The weather prognosticators are saying that we might have some snow tonight and tomorrow. If so, I hope you’ll enjoy it in whatever ways please you most (in my case, that means watching it from my windows, with a big sweater on, and a large mug of tea!) Blessings and well wishes as always, Rev. Francesca Fortunato: Children’s Minister
Well, it isn't food for your stomach (though when we are able to meet again in person, we will share a brown bag lunch right after church), but it is food — almost a banquet — for your soul.
SoulFood Fellowship is a gathering of The PARK members and friends who get together from near and far after worship on the third Sunday of each month. We engage in conversation that is bound to get you thinking and talking. We discuss and reflect on books, articles, documentary films, or plays —in light of our faith, Bible Study, and concern for social justice.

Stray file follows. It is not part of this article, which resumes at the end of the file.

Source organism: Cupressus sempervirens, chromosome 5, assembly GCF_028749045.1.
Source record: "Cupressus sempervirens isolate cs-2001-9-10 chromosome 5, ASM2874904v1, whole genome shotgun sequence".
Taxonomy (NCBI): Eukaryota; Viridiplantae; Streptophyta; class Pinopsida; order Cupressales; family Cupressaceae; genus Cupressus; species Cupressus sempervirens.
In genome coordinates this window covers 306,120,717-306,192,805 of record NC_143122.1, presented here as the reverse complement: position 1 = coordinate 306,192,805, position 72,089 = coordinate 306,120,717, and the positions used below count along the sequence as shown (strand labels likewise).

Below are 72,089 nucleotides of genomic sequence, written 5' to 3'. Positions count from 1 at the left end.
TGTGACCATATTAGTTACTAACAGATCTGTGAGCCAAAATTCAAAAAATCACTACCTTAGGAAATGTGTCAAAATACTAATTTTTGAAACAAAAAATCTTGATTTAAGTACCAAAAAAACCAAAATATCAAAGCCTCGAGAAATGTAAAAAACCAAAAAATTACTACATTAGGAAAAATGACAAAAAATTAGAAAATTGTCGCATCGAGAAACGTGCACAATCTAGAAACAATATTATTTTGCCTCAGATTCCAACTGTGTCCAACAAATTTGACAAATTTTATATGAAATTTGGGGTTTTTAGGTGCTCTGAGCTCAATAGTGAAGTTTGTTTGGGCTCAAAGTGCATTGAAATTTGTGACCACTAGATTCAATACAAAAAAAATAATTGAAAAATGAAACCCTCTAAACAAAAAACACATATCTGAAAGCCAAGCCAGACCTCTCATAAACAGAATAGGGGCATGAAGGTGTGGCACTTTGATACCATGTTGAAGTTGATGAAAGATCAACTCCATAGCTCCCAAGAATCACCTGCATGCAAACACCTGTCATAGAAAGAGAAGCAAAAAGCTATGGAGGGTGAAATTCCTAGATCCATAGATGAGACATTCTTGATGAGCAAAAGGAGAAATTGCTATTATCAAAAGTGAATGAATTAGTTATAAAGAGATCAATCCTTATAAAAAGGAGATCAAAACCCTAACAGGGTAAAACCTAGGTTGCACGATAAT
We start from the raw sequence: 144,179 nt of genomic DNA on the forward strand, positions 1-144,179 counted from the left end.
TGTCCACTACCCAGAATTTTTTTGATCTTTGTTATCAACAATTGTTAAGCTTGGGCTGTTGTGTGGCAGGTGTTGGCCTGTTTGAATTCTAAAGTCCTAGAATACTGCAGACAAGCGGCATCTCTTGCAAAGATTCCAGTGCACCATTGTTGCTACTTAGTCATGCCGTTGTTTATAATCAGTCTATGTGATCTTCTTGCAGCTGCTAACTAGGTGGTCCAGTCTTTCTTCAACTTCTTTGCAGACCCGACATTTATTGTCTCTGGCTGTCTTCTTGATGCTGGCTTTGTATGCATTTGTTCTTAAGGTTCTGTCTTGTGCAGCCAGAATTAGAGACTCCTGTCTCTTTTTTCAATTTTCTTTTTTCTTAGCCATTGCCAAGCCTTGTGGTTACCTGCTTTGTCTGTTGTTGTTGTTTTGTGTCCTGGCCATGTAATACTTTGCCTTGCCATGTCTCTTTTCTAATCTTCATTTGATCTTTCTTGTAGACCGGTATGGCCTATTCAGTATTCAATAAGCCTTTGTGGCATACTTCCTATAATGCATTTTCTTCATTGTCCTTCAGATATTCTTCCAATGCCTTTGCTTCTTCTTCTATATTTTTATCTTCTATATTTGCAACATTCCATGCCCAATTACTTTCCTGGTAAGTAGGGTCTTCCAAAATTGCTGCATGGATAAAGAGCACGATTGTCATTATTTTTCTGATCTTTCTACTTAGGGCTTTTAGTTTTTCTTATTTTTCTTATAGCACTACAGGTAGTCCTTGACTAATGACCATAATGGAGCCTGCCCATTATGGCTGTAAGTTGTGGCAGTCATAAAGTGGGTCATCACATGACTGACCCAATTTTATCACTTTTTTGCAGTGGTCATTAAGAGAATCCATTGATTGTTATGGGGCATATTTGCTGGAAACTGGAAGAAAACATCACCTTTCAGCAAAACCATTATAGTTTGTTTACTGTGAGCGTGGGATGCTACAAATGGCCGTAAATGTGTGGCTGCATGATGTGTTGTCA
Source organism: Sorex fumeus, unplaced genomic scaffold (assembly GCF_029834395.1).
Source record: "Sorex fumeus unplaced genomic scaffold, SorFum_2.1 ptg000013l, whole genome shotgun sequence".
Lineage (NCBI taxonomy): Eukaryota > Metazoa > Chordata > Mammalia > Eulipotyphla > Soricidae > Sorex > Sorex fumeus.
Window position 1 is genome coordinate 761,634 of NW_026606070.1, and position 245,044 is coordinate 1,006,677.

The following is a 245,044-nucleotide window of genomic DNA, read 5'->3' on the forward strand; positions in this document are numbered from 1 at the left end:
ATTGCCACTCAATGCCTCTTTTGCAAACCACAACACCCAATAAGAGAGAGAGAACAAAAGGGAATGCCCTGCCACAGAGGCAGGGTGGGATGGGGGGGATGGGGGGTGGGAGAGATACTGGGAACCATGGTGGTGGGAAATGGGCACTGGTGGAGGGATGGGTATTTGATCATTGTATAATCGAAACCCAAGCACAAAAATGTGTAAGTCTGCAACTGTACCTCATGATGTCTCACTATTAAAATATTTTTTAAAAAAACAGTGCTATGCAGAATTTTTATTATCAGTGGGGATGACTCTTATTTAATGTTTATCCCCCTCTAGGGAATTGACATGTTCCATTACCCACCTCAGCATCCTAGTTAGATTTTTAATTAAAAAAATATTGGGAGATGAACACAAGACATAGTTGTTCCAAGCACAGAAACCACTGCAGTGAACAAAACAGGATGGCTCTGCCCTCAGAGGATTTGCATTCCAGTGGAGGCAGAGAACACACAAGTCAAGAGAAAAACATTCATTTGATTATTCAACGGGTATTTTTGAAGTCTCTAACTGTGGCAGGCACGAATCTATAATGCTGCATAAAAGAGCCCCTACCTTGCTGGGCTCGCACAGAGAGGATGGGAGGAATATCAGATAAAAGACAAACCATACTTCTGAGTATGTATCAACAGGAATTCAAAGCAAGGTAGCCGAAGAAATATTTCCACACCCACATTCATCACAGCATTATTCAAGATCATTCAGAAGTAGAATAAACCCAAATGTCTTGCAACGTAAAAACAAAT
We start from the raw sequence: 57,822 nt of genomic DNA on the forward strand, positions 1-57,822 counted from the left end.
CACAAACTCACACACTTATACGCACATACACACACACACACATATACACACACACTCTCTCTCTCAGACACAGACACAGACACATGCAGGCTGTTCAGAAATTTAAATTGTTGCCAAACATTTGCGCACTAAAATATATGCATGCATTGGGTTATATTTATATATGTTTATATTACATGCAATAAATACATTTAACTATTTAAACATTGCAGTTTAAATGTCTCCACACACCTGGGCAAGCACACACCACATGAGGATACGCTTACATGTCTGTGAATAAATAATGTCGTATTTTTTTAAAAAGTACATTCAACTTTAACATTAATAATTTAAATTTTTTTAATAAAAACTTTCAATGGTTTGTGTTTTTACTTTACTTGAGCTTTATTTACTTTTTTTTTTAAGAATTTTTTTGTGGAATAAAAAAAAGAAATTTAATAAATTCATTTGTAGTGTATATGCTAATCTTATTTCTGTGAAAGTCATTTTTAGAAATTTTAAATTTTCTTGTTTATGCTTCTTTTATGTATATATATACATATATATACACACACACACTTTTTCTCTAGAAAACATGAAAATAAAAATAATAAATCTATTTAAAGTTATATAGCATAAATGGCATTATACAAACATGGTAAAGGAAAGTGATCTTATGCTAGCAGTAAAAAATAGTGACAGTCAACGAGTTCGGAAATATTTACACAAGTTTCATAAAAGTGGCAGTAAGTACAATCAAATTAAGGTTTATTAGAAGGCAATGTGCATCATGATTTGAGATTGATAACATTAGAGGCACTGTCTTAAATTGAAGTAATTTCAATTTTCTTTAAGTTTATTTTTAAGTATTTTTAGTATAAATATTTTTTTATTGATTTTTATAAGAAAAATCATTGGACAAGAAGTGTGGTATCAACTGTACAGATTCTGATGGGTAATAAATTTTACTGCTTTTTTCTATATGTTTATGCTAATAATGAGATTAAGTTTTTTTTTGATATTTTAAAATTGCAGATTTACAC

Right now we’re focusing on Begin Again: James Baldwin’s America and its Urgent Lessons for our Own, by Eddie Glaude, Jr. Don't worry if you haven't read the book. It is a slow read that calls forth loads of discussion and reflection on our country, racism, and what God requires of us. We would love to have you join us and share your perspective, experience, hopes, and concerns.
For more information, please contact either RIchard Sturm or Stephanie Wilson at the church.
Pandemic of Love is a mutual aid community of care that was started in response to the COVID-19 epidemic. It humbly began on March 14th, 2020 by one person and was intended to help her own local community. But, like an epidemic, the act of love and kindness spread quickly and is now a beautiful movement helping those in need throughout the world.
What is a mutual aid community? It connects people in need with patrons who can help with that need. This is a tangible way for people to give to each other, quickly, discretely and directly.
What’s the catch? There is none. Kind people are introduced to kind people which results in an act of kindness and human connection.